Discover more from Dr. Syed Haider
Seeking a PCP for the End of the World
On Enlightened Primary Care When Mainstream Medicine's Foundations are Crumbling
I want to start a virtual primary care practice, but I’m so busy with long COVID and Vaccine injuries that it doesn’t seem possible right now.
But, do we really need another primary care practice in America, let alone a virtual one?
Well many of my patients are fed up with or have fired their PCPs (or their PCPs fired them).
The pandemic exposed the seedy underbelly of modern medicine. Now there is a lot of healthy skepticism.
If they got mRNA shots and masks and social distancing, and everything else about the pandemic so wrong, what else have they gotten wrong (hint: almost everything).
My goal here is to explain what I consider an optimal starting point and way forward for a self-correcting (since we’re always learning) primary care practice, in the hopes that a practitioner reading this is on the same page as I am (or close enough) and wants to join me to launch this service and grow it for the 10s of thousands of patients we’ve seen at mygotodoc over the last 3 years.
Dr. Syed Haider is a reader-supported publication. To receive new posts and support my work, consider becoming a free or paid subscriber.
To begin with I’ll describe the current state of primary care, which we need to change:
Primary care like all of medicine is captured by Big Medicine - primarily Big Pharma, but also Medical Device companies, medical testing companies (primarily labs and radiology, but also pathology), high priced proceduralists like surgeons, and middlemen like insurance companies that enable all the very high tech, high priced care and medications.
The capture is total and complete and extends to the very paradigm of health and illness that is instilled in med student’s minds: a simplistic, mechanistic model of cogs and wheels - enzymes and substrates, driven by DNA and RNA “software” templates, that can be adjusted and corrected by designer drugs.
The most highly capitalized studies in the biggest medical journals that are conducted within this paradigm might be able to uncover treatments of some limited utility, but unfortunately they’re either hobbled by their own designers if the drugs in question are off-patent, or statistically manipulated to ensure positive results for the latest, greatest high-priced drug darlings.
If they test a promising therapy for COVID-19 like hydroxychloroquine, they give too much and kill people - anything to avoid showing a cheap, widely available and safe (within its standard dose range) medication would work.
Same for IV Vitamin C trials in sepsis, but in that case too little was given (because too much probably would have worked even better) and it was started too late.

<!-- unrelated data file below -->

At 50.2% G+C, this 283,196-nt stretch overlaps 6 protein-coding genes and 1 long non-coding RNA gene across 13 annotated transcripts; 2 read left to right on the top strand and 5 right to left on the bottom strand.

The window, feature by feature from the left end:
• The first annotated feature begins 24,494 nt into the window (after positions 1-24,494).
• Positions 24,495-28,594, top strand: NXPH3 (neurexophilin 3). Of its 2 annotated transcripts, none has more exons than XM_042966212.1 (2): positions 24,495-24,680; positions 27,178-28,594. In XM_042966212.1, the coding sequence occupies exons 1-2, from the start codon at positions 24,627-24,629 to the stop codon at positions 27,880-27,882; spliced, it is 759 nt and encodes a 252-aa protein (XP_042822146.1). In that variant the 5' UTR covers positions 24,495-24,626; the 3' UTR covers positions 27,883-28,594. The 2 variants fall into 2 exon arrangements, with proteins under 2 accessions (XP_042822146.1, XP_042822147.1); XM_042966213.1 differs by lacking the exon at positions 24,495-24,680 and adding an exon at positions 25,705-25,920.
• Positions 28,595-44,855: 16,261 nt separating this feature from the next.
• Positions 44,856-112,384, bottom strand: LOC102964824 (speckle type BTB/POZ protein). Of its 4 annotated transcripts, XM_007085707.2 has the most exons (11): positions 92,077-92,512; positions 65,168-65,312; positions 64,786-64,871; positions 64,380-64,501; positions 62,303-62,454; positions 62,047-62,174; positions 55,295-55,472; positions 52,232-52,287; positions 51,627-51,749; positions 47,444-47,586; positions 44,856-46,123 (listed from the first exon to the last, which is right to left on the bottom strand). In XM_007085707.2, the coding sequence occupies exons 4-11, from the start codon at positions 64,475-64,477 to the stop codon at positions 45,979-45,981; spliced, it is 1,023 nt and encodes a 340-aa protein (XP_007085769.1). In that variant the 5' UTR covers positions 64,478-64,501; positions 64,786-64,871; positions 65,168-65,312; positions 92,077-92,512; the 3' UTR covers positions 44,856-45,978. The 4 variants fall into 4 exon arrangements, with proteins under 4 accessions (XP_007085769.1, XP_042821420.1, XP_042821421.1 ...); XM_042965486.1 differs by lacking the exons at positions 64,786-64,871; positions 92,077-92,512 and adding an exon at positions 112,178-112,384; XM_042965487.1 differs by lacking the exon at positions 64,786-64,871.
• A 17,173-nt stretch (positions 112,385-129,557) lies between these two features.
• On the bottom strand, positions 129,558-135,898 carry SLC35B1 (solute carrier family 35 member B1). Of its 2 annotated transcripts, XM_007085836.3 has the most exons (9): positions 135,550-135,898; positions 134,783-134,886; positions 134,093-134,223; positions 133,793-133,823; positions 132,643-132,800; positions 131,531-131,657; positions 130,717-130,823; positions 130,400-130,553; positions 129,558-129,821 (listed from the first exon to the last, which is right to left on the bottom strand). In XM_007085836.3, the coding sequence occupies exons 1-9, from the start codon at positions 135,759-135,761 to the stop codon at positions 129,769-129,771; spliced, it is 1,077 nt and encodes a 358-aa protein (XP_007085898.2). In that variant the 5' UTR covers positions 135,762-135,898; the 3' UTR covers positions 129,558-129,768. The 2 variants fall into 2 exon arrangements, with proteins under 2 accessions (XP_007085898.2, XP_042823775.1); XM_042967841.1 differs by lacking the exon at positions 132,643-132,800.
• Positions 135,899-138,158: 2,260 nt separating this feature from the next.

Same for a long list of safe off-label treatments that have come and gone and often been lost to the sands of time without big backers to push them out to doctors offices with their little enticements like drug company pens and pretty drug reps to chit chat with.
Getting back to the mechanistic paradigm: even if the entire universe is just clockwork, which I would venture is not something most people actually believe, missing is an appreciation of the sheer irreducible complexity and interconnectedness of systems and the likely impossibility of ever successfully modeling and understanding them.
We have created simplistic understandings of our own nuclear DNA and RNA, though there is much we still don’t understand even of that. That leads to a somewhat sophisticated understanding of our own biochemistry (though we don’t individualize this where an when we should). Then there's the mitochondrial DNA and RNA and biochemistry which are entirely separate, then there is the completely unmodeled DNA and RNA and biochemistries of innumerable organisms (bacteria, viruses, etc) that are deeply integrated into our body systems, to the point that it seems foolhardy to draw a clear distinction between them and us.
For example a recent experiment successfully transmitted Alzheimer’s disease from the fecal matter of a human into a rodent via stool transplant.
How is this possible?
Every system is deeply intertwined with every other system. The bacteria that are in your gut are in your brain as well. Healthy bacteria make for a healthy brain, unhealthy ones make for an unhealthy brain.
Same goes for every organ of the body.
But that’s just the start.
There are also the effects of our mind, thoughts and subconscious on our physical bodies. Mind-body medicine practitioners have been able to heal severe chronic illnesses including long COVID and vaccines injuries, chronic fatigue, psychiatric disorders, autoimmune diseases, and many more utilizing the mind and imagination alone.
One physician trained in NLP and as a medical hypnotist has been able to systematically and reliably influence the outcome of surgeries, cancer, infections, and many other illnesses that would not typically be thought of as amenable to suggestion.